My nearly life-long involvement with clay began when I accompanied my mother to her intro class in ceramics. I can still recall the delightful feeling of slippery wet clay between my fingers as I happily joined the women pinching, rolling and throwing the amazingly versatile material. I deeply cherish the candlesticks my mother made in that class in 1956.
Since then, clay has been a medium in which I am completely at home. Inspired by clay’s capacity to produce textures, shapes and utility, my work is a combination of all three. The capacity for clay to convey emotion pleases me, especially when considering the opportunity to create a piece such as mug or a teapot that will brighten someone’s day.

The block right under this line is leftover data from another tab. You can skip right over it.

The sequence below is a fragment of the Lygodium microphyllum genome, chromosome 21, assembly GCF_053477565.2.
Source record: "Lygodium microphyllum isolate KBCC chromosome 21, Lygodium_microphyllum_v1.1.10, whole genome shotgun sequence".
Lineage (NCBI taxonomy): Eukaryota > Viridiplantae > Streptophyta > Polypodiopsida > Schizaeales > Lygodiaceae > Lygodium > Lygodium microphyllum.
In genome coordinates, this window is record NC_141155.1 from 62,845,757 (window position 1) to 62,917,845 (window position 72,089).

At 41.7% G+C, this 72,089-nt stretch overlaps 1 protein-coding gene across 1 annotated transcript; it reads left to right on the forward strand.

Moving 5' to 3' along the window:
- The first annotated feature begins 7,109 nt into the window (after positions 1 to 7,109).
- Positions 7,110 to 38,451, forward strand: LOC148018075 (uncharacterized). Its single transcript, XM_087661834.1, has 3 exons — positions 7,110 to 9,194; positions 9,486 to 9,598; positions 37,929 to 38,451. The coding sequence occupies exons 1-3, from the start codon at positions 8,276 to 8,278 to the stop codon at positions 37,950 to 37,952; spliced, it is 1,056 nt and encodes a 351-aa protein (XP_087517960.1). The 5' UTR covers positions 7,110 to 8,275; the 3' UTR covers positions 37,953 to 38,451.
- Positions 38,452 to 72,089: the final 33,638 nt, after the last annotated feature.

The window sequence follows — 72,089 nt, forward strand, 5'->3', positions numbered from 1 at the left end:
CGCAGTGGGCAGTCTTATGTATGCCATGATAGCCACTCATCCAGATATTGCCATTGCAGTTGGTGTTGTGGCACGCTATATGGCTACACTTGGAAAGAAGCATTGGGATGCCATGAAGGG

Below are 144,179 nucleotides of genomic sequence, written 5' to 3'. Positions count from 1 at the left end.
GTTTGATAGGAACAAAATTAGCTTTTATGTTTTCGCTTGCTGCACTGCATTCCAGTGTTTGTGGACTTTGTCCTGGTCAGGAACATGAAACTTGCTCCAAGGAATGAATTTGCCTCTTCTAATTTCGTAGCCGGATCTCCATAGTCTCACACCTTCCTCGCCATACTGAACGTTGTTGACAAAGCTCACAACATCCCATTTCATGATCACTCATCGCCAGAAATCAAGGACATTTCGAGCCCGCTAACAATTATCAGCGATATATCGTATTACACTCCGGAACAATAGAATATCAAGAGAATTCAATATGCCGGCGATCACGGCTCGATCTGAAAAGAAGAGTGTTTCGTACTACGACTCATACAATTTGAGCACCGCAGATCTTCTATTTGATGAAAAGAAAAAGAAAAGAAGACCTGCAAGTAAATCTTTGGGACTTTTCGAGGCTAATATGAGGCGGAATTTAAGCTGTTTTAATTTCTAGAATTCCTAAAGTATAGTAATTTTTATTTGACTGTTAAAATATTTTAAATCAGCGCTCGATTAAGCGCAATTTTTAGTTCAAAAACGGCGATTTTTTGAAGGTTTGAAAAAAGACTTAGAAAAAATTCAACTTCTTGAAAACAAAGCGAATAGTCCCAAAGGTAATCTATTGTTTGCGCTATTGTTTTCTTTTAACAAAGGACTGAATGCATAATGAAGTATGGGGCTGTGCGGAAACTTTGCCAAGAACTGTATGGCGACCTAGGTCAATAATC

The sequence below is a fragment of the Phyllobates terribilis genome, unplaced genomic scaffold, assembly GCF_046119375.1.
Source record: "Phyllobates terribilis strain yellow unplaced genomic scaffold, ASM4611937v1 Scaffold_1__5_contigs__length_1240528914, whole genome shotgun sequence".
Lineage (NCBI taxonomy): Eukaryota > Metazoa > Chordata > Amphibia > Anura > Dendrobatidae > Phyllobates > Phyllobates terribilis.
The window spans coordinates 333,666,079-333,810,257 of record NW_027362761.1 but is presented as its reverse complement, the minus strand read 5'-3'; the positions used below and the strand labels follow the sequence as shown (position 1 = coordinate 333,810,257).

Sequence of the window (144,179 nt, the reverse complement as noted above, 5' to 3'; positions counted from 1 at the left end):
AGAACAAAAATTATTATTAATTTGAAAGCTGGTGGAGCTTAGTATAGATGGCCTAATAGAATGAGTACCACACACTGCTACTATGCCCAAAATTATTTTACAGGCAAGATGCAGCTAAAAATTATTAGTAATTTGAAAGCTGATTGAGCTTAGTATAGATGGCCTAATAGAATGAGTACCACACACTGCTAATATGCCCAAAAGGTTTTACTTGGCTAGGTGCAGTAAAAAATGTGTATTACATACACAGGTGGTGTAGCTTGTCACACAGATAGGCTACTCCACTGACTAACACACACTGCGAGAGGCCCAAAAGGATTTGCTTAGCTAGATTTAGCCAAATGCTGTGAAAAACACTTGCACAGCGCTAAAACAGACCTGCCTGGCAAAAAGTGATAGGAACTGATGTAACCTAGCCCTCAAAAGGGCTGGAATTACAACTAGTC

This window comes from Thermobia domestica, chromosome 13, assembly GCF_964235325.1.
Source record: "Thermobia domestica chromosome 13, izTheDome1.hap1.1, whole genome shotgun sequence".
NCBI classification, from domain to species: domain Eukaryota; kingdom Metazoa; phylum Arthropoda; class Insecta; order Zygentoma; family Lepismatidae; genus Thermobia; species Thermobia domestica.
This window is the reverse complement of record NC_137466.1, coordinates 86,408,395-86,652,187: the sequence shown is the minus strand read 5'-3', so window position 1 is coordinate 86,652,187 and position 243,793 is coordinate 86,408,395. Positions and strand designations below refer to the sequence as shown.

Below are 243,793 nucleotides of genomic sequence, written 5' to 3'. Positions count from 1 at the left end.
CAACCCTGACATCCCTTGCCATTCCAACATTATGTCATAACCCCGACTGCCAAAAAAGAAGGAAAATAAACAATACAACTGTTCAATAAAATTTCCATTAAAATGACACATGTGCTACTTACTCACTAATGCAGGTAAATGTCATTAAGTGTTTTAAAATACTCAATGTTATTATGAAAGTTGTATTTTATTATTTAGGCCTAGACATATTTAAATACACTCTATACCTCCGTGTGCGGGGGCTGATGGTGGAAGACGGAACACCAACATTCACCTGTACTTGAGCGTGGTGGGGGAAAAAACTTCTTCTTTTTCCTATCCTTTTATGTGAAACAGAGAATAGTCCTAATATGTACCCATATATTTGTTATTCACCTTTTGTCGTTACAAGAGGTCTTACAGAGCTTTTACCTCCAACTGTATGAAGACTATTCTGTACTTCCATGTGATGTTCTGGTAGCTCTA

This work represents a culmination of focused endeavor begun in 1972. Frequent use of slabs impressed with antique lace, buttons, shells, iron-work or leaves sourced from local trees, bark or other impressionable surfaces combined with thrown forms characterizes my work. A variety of glaze techniques and original recipes are employed, including a bit of Mt. St. Helen’s ash, some underglaze and wax resist fired to cone six in my electric kiln.
Bringing the past into the present through the creation of an integrated form not only honors those whose stories lie within the lace or iron-work, but also encourages an appreciation for human creativity and endeavor, just for the sake of artistic expression and the pleasure it brings forward.